Relaxing, Positive Imagery: If you find yourself stressed out over competing or are worried about failing, try imagining positive scenarios like scoring a goal. As a young athlete, Wayne Rooney used to lie in bed imagining himself scoring goals and dribbling around defenders. He uses these visualization techniques this day and credits them for his accomplishments.
It has been found that Imagery focused on toughness, control, and confidence leads to increased motivation, emotion regulation, and self-belief. This is a great technique to do the night before a match or just before you go out to compete.
Challenging Self-Handicapping Thoughts: It’s important to consistently review your behavior both on pitch and off to ensure it is helping, not hindering your performance. If you are exerting energy and focus on behavior that is hurting you, you’re wasting energy.
One elite tennis player in this study was asked how many times in her career she argued with the referee and how often it had actually resulted in a call being changed (very rarely). The massive difference in the energy wasted compared to the result she gained, helped her realise there were better things to choose to focus on.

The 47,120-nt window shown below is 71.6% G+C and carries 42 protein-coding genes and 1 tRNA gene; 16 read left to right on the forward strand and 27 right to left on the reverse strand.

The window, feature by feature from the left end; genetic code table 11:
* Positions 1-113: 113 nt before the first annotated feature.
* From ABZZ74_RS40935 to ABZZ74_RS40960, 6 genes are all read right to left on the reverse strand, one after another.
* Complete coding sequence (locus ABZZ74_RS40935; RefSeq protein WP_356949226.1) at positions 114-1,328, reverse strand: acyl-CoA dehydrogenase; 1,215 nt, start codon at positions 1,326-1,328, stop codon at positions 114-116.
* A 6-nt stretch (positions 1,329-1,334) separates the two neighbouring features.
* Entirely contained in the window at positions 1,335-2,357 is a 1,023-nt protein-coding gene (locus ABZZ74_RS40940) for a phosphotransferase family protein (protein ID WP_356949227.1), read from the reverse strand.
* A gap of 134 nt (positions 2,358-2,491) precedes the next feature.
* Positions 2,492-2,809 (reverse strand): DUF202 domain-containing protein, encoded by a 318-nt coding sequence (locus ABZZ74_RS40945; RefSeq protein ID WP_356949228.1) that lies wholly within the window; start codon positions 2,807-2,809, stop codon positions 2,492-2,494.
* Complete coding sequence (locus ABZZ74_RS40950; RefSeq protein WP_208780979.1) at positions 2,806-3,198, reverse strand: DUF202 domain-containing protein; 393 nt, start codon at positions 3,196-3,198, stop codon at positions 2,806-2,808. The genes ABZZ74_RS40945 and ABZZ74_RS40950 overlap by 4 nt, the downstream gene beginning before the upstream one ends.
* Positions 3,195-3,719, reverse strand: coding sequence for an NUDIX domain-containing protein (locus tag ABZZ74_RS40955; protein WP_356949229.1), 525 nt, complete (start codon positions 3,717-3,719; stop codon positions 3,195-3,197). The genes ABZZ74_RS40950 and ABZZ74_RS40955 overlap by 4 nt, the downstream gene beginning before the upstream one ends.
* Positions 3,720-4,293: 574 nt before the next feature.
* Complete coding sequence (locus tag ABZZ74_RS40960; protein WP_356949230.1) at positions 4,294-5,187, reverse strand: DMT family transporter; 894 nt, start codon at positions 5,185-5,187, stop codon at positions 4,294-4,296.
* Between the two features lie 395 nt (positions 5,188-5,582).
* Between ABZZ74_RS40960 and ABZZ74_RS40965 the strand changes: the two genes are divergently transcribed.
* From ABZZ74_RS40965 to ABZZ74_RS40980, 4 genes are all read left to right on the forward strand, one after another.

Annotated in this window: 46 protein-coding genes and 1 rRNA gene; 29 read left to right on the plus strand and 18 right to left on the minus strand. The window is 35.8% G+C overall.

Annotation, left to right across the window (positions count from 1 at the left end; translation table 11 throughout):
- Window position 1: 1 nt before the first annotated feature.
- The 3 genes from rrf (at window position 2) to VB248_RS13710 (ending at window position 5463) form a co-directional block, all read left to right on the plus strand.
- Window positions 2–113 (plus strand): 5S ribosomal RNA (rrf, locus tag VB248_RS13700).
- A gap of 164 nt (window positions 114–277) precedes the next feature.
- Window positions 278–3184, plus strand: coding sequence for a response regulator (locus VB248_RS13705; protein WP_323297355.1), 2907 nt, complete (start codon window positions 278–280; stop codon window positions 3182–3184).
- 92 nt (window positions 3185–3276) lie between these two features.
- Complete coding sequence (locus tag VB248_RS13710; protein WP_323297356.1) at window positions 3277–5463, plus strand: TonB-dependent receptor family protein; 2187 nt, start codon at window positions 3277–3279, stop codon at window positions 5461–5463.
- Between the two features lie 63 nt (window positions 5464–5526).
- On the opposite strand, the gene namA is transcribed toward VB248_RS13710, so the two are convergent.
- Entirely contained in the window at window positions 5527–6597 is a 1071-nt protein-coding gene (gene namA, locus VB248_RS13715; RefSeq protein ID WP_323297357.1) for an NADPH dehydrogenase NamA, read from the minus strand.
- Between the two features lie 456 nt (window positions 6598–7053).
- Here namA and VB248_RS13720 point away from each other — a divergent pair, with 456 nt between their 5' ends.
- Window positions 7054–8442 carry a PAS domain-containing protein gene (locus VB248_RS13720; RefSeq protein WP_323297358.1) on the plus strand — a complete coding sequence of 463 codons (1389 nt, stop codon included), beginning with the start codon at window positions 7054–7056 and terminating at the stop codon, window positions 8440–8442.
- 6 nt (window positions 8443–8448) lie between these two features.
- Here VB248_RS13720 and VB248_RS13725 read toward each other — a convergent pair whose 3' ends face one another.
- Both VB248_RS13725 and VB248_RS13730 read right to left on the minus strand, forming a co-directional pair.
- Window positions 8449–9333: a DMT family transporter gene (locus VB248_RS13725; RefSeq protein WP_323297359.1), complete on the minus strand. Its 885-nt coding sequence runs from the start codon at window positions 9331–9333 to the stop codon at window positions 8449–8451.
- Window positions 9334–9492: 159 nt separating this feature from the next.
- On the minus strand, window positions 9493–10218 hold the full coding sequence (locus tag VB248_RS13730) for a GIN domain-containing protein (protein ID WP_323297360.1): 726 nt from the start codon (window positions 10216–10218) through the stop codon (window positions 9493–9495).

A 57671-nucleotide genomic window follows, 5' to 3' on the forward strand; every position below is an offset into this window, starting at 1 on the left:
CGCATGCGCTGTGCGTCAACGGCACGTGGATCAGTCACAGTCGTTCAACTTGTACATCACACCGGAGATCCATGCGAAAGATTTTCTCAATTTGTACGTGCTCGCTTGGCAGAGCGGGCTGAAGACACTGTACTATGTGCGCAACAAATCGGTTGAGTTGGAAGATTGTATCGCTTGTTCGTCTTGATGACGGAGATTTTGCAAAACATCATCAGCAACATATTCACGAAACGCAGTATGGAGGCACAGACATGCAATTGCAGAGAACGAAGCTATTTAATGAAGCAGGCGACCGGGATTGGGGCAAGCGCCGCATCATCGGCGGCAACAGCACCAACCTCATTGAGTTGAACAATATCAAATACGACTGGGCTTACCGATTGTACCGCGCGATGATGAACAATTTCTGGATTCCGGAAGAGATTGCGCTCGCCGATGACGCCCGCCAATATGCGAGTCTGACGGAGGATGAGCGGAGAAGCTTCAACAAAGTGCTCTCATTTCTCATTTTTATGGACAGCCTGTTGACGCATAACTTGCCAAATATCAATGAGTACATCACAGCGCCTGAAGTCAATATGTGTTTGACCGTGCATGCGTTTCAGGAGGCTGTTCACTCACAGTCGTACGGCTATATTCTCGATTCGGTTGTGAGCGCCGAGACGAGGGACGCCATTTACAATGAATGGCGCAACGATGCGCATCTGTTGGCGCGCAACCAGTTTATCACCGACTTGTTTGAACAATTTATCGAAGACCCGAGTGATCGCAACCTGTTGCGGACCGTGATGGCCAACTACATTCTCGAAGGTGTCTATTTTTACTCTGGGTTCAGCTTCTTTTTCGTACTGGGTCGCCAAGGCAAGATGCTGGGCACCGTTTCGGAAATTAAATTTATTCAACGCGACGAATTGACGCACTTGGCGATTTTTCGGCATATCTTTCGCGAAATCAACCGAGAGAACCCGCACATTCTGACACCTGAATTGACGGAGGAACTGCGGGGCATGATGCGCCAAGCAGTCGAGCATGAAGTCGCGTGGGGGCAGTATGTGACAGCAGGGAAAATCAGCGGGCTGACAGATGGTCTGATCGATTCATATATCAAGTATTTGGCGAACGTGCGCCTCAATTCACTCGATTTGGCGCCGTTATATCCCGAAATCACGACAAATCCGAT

Face Your Fears: As discussed in our blog on The Fear of Failure, psychologists believe that there are three ways people cope with situations. These are Avoidant, Emotional and Problem Focused. Let’s say you are worried about snakes in your garden. You could decide to never go into your garden again (avoidant focused), or convince yourself that having snakes in your back garden isn’t that bad (emotion focused) or go into your garden and get rid of the snakes (problem focused).
Whereas avoidant and emotional focused coping may provide a short relief, problem focused coping addresses the issue head on, allowing you to make long term gains. Don’t be an ostrich and bury your head in the sand. If something is worrying you, work out how you can make it better.
Make sure to check back in a few weeks for part two of our blog on how athletes can better manage their emotions. We would like to massively thank Professor Jones for allowing us to blog about his research.